Thursday 29 May 2008

Letter 13

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John Kinsella teaches at Cambridge University and Kenyon College and is very much a global poet of place. Born in Perth, Western Australia in 1963, he arrived on the English poetry scene with a thud on the doormat in the form of Silo: A Pastoral Symphony (Arc 1997), Poems 1980-1994 (Bloodaxe 1998) and The Hunt & other poems (Bloodaxe 1998). More books followed and his prolific output was consolidated in Peripheral Light: Selected and New Poems (W.W. Norton 2004). Selected and introduced by Harold Bloom and praised on the back cover by George Steiner, this book was followed by The New Arcadia: Poems (W.W. Norton 2005). He has now produced Disclosed Poetics: Beyond Landscape and Lyricism (Manchester University Press 2007), which represents his developing critical position.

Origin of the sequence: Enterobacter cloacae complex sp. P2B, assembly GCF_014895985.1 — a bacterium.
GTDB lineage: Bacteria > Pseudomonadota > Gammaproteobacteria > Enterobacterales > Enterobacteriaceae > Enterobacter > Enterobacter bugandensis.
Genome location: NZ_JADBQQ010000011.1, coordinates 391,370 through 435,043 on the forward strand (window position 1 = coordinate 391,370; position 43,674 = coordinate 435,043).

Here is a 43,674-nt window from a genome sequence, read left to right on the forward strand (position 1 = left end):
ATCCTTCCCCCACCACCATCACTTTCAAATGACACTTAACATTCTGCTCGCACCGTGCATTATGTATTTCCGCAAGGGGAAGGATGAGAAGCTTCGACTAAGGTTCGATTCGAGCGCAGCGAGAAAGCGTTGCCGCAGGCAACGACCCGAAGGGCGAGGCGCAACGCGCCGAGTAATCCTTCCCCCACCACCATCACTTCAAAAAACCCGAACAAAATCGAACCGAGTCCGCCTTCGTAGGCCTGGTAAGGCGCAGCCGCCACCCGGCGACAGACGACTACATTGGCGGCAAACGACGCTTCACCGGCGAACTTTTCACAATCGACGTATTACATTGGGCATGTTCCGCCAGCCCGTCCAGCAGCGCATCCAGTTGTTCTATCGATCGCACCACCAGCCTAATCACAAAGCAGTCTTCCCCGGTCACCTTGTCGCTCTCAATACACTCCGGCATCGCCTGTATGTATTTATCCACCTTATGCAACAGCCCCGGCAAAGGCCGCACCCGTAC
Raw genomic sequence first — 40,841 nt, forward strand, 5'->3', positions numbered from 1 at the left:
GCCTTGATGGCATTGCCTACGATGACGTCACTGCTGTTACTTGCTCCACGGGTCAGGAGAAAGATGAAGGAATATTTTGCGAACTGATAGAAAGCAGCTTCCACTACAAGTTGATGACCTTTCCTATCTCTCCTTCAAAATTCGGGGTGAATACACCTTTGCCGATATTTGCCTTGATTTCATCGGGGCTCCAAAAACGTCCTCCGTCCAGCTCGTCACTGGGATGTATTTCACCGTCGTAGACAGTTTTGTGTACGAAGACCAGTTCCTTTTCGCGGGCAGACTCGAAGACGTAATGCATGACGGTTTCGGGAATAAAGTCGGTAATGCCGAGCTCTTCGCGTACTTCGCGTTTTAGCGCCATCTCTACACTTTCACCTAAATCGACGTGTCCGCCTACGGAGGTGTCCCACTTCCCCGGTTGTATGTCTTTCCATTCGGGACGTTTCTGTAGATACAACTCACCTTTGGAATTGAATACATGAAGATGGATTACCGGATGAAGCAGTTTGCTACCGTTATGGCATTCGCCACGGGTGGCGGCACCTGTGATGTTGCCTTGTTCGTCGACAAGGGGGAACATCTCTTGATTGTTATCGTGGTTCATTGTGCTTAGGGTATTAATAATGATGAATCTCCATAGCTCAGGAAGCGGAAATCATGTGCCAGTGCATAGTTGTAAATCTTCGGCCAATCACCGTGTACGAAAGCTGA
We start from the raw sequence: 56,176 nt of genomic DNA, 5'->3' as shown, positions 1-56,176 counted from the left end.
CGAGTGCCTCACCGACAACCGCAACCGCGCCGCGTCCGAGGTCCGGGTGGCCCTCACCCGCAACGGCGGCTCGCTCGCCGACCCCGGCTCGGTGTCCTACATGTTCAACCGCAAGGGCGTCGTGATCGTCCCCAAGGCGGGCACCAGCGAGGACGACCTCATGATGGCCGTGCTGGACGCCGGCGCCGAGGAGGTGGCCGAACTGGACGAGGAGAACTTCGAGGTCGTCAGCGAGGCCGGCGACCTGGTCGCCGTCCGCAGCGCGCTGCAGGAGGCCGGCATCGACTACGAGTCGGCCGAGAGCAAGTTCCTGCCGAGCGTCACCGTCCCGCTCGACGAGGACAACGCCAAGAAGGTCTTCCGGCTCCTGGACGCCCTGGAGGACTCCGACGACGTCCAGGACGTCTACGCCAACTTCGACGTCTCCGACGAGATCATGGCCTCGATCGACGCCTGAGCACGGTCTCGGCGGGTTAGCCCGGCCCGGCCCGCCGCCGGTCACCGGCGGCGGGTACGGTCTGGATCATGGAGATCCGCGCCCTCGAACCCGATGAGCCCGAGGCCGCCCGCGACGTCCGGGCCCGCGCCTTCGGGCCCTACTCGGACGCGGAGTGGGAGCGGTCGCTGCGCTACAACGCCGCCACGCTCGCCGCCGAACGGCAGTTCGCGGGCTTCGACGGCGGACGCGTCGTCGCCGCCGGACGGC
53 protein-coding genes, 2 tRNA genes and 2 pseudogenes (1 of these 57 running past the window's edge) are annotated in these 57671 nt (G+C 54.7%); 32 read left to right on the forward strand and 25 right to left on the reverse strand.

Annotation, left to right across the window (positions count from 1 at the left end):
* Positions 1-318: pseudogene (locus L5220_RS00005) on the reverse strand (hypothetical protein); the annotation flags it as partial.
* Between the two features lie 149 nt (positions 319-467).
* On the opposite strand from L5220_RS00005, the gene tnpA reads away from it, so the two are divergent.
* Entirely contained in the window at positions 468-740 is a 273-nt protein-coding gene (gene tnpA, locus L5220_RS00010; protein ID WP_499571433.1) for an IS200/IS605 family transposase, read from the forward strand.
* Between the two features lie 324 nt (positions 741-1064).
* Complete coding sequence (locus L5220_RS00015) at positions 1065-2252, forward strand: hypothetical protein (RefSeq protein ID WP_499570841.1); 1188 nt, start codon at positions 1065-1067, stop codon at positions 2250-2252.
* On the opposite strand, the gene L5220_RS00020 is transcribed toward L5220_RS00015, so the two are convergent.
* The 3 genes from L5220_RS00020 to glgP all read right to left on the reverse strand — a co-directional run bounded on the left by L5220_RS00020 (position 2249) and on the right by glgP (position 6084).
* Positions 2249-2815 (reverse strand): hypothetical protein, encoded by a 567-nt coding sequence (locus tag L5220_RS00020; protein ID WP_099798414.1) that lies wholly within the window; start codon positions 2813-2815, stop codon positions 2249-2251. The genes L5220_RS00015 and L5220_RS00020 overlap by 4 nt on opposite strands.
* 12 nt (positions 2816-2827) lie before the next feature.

Kinsella has consistently situated his poetry within the pastoral, yet his critical work is attempting to move beyond that tradition. In essence, there is a tension between his mainstream pastoral work and his more adventurous attempts at what he terms ‘linguistic disobedience’, as exemplified in his work Graphology (Equipage 1997) and a new lyricism. Disclosed Poetics is divided into four chapters on the pastoral, landscape and place; spatial lyricism; manifestoes; ageing, loss, recidivism, with some appendices at the end. It is less a study than a series of explorative approaches in notebook form or as he writes ‘a stretching out of the poetic line’ designed to open out discussion on possible ways forward.

I want to examine some of these ideas around the pastoral and anti-pastoral in the context of Kinsella’s recent creative and critical work.